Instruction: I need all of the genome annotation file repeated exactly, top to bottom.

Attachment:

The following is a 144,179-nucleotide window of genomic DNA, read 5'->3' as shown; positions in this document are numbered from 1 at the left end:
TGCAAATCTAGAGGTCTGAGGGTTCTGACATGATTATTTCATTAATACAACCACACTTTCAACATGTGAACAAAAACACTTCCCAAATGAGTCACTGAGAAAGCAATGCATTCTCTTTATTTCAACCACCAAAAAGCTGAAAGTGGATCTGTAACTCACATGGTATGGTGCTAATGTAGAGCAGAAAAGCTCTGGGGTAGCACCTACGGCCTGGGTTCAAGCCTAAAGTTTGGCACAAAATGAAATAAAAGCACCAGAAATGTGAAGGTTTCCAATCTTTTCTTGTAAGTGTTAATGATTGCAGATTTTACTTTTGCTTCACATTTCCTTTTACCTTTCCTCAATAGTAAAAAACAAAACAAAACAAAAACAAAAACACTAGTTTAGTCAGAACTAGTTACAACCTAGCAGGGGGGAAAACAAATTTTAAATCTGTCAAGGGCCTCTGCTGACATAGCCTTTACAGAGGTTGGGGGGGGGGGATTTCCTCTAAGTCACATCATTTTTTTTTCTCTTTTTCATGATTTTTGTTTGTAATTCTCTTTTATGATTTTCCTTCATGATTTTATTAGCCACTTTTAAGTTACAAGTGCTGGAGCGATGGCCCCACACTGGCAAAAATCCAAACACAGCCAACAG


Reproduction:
The following is a 144,179-nucleotide window of genomic DNA, read 5'->3' as shown; positions in this document are numbered from 1 at the left end:
TGCAAATCTAGAGGTCTGAGGGTTCTGACATGATTATTTCATTAATACAACCACACTTTCAACATGTGAACAAAAACACTTCCCAAATGAGTCACTGAGAAAGCAATGCATTCTCTTTATTTCAACCACCAAAAAGCTGAAAGTGGATCTGTAACTCACATGGTATGGTGCTAATGTAGAGCAGAAAAGCTCTGGGGTAGCACCTACGGCCTGGGTTCAAGCCTAAAGTTTGGCACAAAATGAAATAAAAGCACCAGAAATGTGAAGGTTTCCAATCTTTTCTTGTAAGTGTTAATGATTGCAGATTTTACTTTTGCTTCACATTTCCTTTTACCTTTCCTCAATAGTAAAAAACAAAACAAAACAAAAACAAAAACACTAGTTTAGTCAGAACTAGTTACAACCTAGCAGGGGGGAAAACAAATTTTAAATCTGTCAAGGGCCTCTGCTGACATAGCCTTTACAGAGGTTGGGGGGGGGGGATTTCCTCTAAGTCACATCATTTTTTTTTCTCTTTTTCATGATTTTTGTTTGTAATTCTCTTTTATGATTTTCCTTCATGATTTTATTAGCCACTTTTAAGTTACAAGTGCTGGAGCGATGGCCCCACACTGGCAAAAATCCAAACACAGCCAACAG